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Week 3 Blog

Dan meticulously collecting a soil sample from Kiln 3

Trench 23

This week Trench 23 had a range of different activities from sampling in the northern end to aggressive troweling in the southern end. The main areas of focus were Kiln Three and the Steeping Tank with some attention on the possible Kiln Four. Mass sampling of Kiln Three continued until the last day of the week with hundreds of litres of soil being sampled. By the end of the week most of the sampling had been completed.

Kiln Two

Kiln 2 showing the very thin western wall (to the right of the photo)

In Kiln Two investigation of the wall structure began with a small slot being put in which revealed that the walls were mostly soil.

Kiln Four

The clay floor north-west of Kiln Four was also investigated showing the heavy ploughing but not revealing more of the floor. A relationship with Kiln Four has not yet been established. It seems more likely at this point that the floors directly north of Kiln Four are related to it.

Steeping Tank

Over by the steeping tank new investigations began into the `ramp` of clay. The section was first drawn and then slowly it was taken down to reveal the clay floor underneath. Many animal bones and burnt grain were found as well as several patches of daub and a small piece of sheet lead. Investigation is still ongoing but the clay floor has been reached in several places.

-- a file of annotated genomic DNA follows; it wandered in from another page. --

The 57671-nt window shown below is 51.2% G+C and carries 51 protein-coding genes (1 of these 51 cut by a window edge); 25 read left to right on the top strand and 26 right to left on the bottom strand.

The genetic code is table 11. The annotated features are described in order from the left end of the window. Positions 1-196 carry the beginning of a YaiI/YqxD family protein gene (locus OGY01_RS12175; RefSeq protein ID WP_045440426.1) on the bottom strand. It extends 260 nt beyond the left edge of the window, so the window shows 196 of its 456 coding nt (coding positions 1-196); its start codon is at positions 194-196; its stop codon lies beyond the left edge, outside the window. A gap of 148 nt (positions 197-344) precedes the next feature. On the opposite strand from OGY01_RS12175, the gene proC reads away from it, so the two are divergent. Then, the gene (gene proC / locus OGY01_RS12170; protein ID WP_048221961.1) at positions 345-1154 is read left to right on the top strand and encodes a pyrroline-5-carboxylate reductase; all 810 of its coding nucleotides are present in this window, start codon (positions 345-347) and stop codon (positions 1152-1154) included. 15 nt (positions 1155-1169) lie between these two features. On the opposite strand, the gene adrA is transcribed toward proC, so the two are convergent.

Steeping Tank

The other activity was the reopening of the steeping tank itself starting later in the week. This was started with a general clean and then an investigation of the adjoining clay surface to the north and the wall to the south. In the wall a void - possibly a stake hole (but definitely post-dating the wall as it cut the wall) was found as well as more of the clay. In the floor a mouse (represented by fur and a dark stain) was found of possible Anglo-Saxon date. in addition part of the floor was revealed to be more rubble-like than first thought.

The Church Lecture

Dr Mark McKerracher and Hannah Caroe

Mark McKerracher and Hanna Caroe gave a joint lecture on the uses of the land around Sedgeford and also the brewing process and how much land was needed for it. The list of possible uses of the land was long and very interesting including woodsmanship hunting, building and water management. The lecture was very interesting. Many thanks to Both Mark and Hanna for their lectures.


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